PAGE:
Error Message

Your message could not be posted because of the following reason(s):
[Blogger e-mail removed], XML-RPC Error or Publishing Problem

Error discussion Ref

Solution Ref

Analysis

The link states that the reason for the error message is the sender is not using the e-mail address pre-loaded into the blogger e-mail preferences.

[Disclaimer: It remains to be understood whether this is the true reason. Indications are that this is not necessarily true; will attempt to send e-mails to this blog through a "non-matching e-mail origin".]

Let's presume the solution is valid

Until further testing is complete, let's presume the "cause for the error" [that the e-mail origin does not match what blogger already has loaded] is correct.

However, it is problematic to confine the "original e-mail" to that which is pre-loaded into the blogger-preferences for several reasons:

- Users may not be sending their e-mail-to-blog messages from a single source;

- Users may not be able to access the "pre-determined origin e-mail"

- Users may have a variety of other reasons making it impossible to send information from a pre-defined e-mail source.

The rule [that e-mail to blogger only works when the origin e-mail matches that which is pre-programmed into blogger] assumes [if true] that senders can only send the blog-entry from the e-mail you're registered with.

However, there is a problem: Suppose the e-mail sender has an expired account [that has been pre-programmed], but they do not realize it, or they are unable to access it, or they are attempting to send a message from a new e-mail-origin, but are unable to access blogger to update the information.

It is not correct to presume "if they can't get access to blogger, then they can't get access to an e-mail system". In some cases, google-blogger is down, not accessible, but there are non-google e-mail address that are still accessible.

Furthermore, in a crisis situation where e-mail sites are getting taken down by a worm, virus, or hacker attack, there may be situations where for security purposes blogger has been isolated/insulated, while other non-blogger sites are still accessible.

In a worst case situations, all sites, but a few may be taken down. Either text messaging may still be an option [despite the pre=programmed e-mail either being lost, scrambled, deleted, changed, or invalid].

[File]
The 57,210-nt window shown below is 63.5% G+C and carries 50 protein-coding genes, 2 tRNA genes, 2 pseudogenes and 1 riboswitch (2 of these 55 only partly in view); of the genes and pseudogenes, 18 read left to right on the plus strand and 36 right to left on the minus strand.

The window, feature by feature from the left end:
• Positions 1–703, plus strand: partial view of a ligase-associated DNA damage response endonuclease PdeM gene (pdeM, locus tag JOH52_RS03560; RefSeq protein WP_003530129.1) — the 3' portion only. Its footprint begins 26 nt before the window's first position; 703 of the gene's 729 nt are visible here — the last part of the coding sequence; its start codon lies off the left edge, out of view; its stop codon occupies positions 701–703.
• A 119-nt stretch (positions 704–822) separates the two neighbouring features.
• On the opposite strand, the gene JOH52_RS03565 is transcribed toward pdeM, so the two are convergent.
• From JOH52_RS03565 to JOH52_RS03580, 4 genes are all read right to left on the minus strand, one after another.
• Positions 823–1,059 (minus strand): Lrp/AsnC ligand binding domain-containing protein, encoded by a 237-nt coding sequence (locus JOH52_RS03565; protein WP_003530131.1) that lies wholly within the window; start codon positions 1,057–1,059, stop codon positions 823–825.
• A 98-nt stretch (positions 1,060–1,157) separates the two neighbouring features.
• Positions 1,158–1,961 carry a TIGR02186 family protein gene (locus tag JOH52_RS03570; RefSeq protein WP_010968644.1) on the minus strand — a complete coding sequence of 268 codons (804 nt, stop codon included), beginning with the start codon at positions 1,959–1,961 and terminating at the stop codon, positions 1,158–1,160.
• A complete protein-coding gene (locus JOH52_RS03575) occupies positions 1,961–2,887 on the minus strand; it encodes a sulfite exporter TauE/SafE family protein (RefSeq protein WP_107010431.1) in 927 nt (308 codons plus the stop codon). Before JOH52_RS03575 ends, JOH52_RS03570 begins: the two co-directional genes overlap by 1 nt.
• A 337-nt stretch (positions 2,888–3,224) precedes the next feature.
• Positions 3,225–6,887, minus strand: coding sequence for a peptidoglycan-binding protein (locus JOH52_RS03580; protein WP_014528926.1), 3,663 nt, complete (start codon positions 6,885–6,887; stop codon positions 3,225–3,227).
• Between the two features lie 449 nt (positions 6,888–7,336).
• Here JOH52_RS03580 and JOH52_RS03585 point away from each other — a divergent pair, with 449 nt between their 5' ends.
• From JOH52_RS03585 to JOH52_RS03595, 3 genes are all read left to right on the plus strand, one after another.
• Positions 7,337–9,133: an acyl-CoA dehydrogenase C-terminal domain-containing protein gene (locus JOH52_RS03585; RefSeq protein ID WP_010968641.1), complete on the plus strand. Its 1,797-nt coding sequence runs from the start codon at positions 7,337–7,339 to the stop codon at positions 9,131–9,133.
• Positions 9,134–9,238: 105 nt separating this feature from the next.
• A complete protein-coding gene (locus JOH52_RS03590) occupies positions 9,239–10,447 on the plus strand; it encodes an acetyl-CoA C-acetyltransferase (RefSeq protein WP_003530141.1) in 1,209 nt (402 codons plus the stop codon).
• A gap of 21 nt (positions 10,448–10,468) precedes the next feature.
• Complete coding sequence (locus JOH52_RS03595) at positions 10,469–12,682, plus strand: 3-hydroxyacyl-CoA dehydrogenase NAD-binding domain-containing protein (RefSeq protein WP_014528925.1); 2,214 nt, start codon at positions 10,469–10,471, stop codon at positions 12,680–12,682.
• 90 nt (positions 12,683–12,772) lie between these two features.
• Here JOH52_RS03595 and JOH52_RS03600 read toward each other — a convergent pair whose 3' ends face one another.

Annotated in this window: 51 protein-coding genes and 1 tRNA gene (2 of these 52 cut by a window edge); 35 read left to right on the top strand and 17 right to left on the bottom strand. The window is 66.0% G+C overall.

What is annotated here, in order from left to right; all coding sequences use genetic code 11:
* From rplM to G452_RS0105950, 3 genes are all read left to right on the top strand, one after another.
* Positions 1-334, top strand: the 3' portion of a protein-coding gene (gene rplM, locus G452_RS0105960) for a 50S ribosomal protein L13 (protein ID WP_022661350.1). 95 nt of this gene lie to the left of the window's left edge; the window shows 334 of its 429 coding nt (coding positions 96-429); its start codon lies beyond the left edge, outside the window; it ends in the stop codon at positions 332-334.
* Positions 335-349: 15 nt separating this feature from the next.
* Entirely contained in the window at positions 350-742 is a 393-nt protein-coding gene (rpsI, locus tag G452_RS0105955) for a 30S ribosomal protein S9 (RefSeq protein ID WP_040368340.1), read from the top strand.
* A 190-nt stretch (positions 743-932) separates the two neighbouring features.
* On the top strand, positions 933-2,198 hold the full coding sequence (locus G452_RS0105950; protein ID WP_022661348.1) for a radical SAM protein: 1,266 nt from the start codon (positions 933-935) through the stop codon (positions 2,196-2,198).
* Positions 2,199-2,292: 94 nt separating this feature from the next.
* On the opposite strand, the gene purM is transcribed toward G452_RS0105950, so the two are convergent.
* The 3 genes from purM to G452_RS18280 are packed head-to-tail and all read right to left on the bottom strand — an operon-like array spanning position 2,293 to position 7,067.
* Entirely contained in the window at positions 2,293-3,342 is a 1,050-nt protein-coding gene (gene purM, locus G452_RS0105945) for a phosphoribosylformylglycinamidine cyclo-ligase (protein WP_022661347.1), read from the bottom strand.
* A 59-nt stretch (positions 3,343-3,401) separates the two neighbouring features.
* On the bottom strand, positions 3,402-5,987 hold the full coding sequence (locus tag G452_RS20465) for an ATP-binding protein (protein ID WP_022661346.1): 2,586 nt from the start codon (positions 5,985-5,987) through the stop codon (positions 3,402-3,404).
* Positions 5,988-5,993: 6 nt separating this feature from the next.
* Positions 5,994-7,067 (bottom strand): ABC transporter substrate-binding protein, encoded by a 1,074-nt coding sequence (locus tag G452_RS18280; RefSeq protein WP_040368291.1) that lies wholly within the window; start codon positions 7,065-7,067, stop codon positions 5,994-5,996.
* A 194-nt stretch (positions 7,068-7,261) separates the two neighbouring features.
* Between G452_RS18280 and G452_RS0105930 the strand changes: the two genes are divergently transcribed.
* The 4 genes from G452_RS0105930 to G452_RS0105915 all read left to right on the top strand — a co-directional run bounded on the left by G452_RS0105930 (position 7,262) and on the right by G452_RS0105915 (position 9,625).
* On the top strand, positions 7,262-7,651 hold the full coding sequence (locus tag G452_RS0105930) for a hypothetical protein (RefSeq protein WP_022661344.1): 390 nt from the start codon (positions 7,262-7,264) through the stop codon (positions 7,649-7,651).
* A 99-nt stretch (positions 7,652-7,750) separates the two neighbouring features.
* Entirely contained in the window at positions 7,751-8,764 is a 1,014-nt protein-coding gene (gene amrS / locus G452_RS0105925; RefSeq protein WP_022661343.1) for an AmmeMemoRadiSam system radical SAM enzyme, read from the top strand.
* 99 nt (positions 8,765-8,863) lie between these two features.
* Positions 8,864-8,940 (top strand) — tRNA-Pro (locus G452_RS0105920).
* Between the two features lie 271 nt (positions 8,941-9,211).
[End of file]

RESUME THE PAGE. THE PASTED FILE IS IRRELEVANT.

In a test case, we simulated a massive failure of the internet, and assumed that a cyber attack had taken down all sites, except for a sole e-mail origin. The test case did not identify this origin-email center.

The goal of the exercise was to determine what methods could be used to identify whether the sites were down; what alternatives existed; and other methods to gain access to the e-mail blogger.

We share the results.

First, the simulation presupposed that the internet failed, provided no access, and there was no human contact or interaction to determine alternate sites or other modes to interact with other users, ISPs, or alternatives websites.

The challenges was to find another means to communicate, send messages, and identify the information needed to host information on the blog.

In a worst-case situation, there will be no instructions other than those that users can find on the internet, or that are already loaded. This exercise found several problems.

1. The ability to identify a new e-mail center

2. The problem with being able to reconfigure blogger to accept e-mails from a new e-mail origin;

3. The problem of being unable to send message without having pre-loaded information into blogger.

RECOMMENDATIONS

It would be nice if the following options were possible:

- In cases where the blogger system is still functioning as a host, but there is no means to access the system, that users can enter their blogger system through a pre-loaded code permitting an e-mail system-input to reconfigure blogger automatically. Clearly, this is problematic in that hackers can adjust the codes.

However, the goal is so that in the worst case situation whereby users are unable to directly access blogger and change codes, that there is a pre-listed and publicly available set of instructions that users can read while surfing the various search engines.